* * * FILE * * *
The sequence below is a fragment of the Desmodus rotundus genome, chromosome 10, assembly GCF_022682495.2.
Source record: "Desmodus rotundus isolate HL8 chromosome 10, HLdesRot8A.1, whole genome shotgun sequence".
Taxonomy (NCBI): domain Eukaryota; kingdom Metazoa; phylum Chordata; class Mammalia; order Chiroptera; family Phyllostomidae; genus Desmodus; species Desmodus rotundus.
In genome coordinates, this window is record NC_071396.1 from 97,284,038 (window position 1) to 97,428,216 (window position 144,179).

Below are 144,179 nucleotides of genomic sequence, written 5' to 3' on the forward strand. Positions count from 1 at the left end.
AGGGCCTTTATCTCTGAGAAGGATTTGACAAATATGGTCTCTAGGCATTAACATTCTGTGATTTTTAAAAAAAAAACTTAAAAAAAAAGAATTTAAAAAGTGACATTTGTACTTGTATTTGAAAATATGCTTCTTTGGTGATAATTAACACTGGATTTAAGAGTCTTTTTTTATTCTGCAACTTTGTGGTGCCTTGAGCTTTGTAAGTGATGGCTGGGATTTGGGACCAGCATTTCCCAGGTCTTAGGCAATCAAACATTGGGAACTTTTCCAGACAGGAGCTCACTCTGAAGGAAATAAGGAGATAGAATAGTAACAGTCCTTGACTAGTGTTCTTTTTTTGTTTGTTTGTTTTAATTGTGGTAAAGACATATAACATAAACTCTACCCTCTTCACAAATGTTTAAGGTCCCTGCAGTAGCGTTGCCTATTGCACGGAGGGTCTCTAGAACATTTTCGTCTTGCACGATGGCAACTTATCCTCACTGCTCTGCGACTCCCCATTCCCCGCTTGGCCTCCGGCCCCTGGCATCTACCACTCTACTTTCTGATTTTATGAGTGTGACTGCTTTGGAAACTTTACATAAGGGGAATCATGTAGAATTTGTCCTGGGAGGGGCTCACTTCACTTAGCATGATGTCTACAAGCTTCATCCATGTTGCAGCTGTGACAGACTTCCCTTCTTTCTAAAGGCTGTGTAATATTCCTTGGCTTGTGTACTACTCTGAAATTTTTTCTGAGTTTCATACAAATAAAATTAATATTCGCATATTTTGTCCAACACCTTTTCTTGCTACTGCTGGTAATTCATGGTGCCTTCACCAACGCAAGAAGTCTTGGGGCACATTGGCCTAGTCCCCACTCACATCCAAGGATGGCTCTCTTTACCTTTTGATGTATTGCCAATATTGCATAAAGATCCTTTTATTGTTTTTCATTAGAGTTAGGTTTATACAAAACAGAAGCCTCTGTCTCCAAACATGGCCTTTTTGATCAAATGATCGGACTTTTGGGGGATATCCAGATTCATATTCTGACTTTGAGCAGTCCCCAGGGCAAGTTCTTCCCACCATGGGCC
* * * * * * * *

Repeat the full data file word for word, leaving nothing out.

The sequence below is a fragment of the Desmodus rotundus genome, chromosome 10, assembly GCF_022682495.2.
Source record: "Desmodus rotundus isolate HL8 chromosome 10, HLdesRot8A.1, whole genome shotgun sequence".
Taxonomy (NCBI): domain Eukaryota; kingdom Metazoa; phylum Chordata; class Mammalia; order Chiroptera; family Phyllostomidae; genus Desmodus; species Desmodus rotundus.
In genome coordinates, this window is record NC_071396.1 from 97,284,038 (window position 1) to 97,428,216 (window position 144,179).

Below are 144,179 nucleotides of genomic sequence, written 5' to 3' on the forward strand. Positions count from 1 at the left end.
AGGGCCTTTATCTCTGAGAAGGATTTGACAAATATGGTCTCTAGGCATTAACATTCTGTGATTTTTAAAAAAAAAACTTAAAAAAAAAGAATTTAAAAAGTGACATTTGTACTTGTATTTGAAAATATGCTTCTTTGGTGATAATTAACACTGGATTTAAGAGTCTTTTTTTATTCTGCAACTTTGTGGTGCCTTGAGCTTTGTAAGTGATGGCTGGGATTTGGGACCAGCATTTCCCAGGTCTTAGGCAATCAAACATTGGGAACTTTTCCAGACAGGAGCTCACTCTGAAGGAAATAAGGAGATAGAATAGTAACAGTCCTTGACTAGTGTTCTTTTTTTGTTTGTTTGTTTTAATTGTGGTAAAGACATATAACATAAACTCTACCCTCTTCACAAATGTTTAAGGTCCCTGCAGTAGCGTTGCCTATTGCACGGAGGGTCTCTAGAACATTTTCGTCTTGCACGATGGCAACTTATCCTCACTGCTCTGCGACTCCCCATTCCCCGCTTGGCCTCCGGCCCCTGGCATCTACCACTCTACTTTCTGATTTTATGAGTGTGACTGCTTTGGAAACTTTACATAAGGGGAATCATGTAGAATTTGTCCTGGGAGGGGCTCACTTCACTTAGCATGATGTCTACAAGCTTCATCCATGTTGCAGCTGTGACAGACTTCCCTTCTTTCTAAAGGCTGTGTAATATTCCTTGGCTTGTGTACTACTCTGAAATTTTTTCTGAGTTTCATACAAATAAAATTAATATTCGCATATTTTGTCCAACACCTTTTCTTGCTACTGCTGGTAATTCATGGTGCCTTCACCAACGCAAGAAGTCTTGGGGCACATTGGCCTAGTCCCCACTCACATCCAAGGATGGCTCTCTTTACCTTTTGATGTATTGCCAATATTGCATAAAGATCCTTTTATTGTTTTTCATTAGAGTTAGGTTTATACAAAACAGAAGCCTCTGTCTCCAAACATGGCCTTTTTGATCAAATGATCGGACTTTTGGGGGATATCCAGATTCATATTCTGACTTTGAGCAGTCCCCAGGGCAAGTTCTTCCCACCATGGGCC